Content Delivery Network delivers web pages depending on where the user is based. CDNs then will faster distribute your website content if you are located in Italy and if the user accessing your content is located in Florance, compare to someone based in Russia. So the furthest away from the visitor accessing the content is, the longer the load time will be.CDNs provide an opportunity to quickly share your content to a wider audience in just a few seconds. Actually, a CDN allows you to cache content to deliver it from an edge server to the visitor faster. Here is a case study of the website in Hotel niche that achieved 80% decrease in average loading time experienced after adding the CDN.

Caching content at the edges of the network allows faster delivery of data to your users while reducing serving costs. By the way, Google provides Cloud Content Delivery Network to cache HTTP(S) load balanced content close to your users.

6. Keep plugins to a minimum

Plugins are usually the biggest culprit for slowing the site down. If there are any plugins that you’re no longer using or aren’t essential, delete them. So, how many plugins is too many? It’s more about quality than quantity.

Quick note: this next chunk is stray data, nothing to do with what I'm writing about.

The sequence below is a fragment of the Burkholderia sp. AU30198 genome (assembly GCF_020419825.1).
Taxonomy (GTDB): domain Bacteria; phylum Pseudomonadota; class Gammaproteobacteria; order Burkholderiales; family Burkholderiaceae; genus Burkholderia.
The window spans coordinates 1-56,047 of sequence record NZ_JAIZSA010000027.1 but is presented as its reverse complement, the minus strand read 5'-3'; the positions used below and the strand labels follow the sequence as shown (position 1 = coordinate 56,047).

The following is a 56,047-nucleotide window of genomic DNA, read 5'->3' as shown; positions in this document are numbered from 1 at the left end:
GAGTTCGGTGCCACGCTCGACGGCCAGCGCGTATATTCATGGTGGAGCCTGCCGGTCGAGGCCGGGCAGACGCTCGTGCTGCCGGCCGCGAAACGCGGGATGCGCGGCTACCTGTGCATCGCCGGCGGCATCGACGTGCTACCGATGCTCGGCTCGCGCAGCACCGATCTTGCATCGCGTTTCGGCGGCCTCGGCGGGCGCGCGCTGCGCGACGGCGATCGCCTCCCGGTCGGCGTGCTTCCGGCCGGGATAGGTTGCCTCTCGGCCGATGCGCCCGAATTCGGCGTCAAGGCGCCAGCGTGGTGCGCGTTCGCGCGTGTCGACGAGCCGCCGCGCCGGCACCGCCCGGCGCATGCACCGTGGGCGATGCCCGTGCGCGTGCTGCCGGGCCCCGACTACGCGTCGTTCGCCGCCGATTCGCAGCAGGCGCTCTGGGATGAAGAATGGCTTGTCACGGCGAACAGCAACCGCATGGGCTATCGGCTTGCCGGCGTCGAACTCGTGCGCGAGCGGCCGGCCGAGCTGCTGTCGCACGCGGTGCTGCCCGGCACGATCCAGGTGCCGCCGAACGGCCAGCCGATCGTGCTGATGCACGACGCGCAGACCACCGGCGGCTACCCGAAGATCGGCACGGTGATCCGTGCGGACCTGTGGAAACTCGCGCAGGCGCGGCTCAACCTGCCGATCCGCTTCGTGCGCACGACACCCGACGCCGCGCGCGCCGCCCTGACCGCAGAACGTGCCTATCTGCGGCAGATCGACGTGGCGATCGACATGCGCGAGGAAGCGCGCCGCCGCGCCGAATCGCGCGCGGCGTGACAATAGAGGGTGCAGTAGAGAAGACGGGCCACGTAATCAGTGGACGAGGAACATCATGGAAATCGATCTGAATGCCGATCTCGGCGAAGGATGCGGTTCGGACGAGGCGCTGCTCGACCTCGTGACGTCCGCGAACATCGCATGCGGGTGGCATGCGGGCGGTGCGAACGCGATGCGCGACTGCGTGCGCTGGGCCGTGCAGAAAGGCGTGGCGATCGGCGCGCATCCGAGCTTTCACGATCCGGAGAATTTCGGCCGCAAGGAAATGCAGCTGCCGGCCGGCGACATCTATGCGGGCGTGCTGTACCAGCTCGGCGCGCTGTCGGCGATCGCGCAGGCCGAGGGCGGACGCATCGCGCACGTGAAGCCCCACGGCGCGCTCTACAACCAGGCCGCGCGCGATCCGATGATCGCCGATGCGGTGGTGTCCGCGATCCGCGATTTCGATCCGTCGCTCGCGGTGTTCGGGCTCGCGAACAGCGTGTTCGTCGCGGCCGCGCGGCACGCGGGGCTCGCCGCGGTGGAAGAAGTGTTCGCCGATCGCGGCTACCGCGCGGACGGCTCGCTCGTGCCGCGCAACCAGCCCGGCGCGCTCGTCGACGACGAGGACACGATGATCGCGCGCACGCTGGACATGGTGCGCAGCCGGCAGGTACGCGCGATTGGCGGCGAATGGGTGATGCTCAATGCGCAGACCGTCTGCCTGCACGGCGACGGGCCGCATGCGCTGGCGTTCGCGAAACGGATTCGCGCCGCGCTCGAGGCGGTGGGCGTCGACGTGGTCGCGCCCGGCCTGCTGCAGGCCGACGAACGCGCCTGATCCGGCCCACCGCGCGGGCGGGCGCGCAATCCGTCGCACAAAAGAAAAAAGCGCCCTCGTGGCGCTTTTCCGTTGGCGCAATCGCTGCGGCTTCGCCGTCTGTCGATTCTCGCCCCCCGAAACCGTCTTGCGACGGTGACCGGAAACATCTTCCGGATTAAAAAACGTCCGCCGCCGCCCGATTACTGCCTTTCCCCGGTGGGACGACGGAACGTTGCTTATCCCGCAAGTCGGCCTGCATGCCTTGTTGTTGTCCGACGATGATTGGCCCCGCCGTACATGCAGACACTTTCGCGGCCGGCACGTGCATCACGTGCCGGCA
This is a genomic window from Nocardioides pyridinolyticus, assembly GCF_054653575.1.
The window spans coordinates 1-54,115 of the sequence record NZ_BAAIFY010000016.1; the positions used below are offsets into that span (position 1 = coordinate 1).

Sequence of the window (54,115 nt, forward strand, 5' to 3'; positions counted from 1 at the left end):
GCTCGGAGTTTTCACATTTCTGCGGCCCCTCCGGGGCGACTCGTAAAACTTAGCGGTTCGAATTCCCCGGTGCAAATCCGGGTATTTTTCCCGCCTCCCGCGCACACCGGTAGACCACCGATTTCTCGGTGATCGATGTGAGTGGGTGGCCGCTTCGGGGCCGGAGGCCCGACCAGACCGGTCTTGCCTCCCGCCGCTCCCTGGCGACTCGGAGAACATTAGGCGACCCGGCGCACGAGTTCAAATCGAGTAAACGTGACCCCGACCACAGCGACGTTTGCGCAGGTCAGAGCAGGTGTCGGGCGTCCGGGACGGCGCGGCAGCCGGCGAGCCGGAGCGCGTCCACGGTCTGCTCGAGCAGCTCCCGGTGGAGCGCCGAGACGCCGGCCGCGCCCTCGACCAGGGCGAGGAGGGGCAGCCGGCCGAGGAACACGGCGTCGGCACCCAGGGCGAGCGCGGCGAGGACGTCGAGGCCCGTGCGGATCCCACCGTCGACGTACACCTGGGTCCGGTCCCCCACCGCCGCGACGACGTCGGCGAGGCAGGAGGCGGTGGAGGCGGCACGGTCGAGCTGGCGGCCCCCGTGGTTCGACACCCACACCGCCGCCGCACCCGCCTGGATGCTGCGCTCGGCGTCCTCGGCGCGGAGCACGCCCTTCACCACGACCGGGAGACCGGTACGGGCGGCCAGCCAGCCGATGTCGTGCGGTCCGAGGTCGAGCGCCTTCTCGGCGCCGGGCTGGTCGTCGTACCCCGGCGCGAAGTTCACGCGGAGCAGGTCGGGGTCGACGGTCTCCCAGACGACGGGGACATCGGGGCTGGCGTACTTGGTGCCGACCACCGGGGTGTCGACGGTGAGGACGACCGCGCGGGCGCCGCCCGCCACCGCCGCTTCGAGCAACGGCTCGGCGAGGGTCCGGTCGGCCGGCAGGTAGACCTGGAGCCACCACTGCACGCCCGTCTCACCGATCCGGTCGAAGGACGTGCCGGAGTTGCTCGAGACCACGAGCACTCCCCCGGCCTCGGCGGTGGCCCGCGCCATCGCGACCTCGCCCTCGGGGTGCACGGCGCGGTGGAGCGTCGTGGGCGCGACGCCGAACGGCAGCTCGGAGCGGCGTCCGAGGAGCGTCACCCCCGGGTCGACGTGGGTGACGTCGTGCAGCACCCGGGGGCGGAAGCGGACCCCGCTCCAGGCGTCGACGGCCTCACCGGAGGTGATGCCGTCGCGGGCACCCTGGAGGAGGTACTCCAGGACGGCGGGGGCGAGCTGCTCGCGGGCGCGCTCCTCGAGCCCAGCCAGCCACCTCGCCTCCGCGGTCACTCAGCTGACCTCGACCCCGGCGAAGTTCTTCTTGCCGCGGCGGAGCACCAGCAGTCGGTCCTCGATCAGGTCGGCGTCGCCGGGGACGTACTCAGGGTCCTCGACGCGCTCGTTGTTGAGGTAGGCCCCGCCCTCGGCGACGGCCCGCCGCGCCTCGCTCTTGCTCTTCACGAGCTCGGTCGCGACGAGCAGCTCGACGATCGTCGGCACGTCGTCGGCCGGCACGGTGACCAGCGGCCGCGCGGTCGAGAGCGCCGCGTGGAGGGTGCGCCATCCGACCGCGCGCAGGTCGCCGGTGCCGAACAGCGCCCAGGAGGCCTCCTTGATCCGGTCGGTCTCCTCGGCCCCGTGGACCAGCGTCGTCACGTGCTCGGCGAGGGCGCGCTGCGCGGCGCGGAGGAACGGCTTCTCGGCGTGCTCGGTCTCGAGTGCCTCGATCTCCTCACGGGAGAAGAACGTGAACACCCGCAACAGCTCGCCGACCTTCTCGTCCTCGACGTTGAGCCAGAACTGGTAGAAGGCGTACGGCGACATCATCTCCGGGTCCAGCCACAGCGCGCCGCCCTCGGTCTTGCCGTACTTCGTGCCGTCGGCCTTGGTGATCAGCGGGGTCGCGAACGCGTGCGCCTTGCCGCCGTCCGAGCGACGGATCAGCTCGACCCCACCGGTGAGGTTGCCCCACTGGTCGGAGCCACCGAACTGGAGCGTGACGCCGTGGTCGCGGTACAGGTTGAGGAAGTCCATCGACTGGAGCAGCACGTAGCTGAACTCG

4X best-selling author and developer of WordPress WP Curve service Dan Norris supports this statement:

Yes, plugins extend and increase the functionality. Unfortunately, some tools use databases extensively, increasing the number of queries and slowing the performance of your website. If a plugin is well-considered this shouldn’t be an issue, however, it’s something to consider before installing a large amount of them.

Wrapping up

Based on our 6 billion logs lines experience and more than 400 m. crawled pages, we claim that neither expert content or modern website design – nothing will help to achieve TOP positions in SERP if your pages are slow.

Search engines penalize websites that load slowly — but more importantly, so do your visitors. They stop visiting, engaging, and don’t just buy. Furthermore, a slow page speed means that Google can crawl fewer pages wasting its crawl budget, and this could negatively affect your indexability. Faster loading pages lead to a better overall website experience and that’s why it’s time to improve your search performance.

Original source: Milosz Krasinski

Read More: Core Web Vitals Optimization

About Ann
Ann is the Content Strategist in JetOctopus. She learned the dynamics of SEO from scratch by understanding the inner workings of logs and crawl reports data. She cross-examines actual SEO cases by studying clients’ websites and loves being an active member of the technical team. Because of her dedication, she has become technically savvy and always bases her definition of quality content on real data and not on speculation. You can find Ann on Twitter and LinkedIn.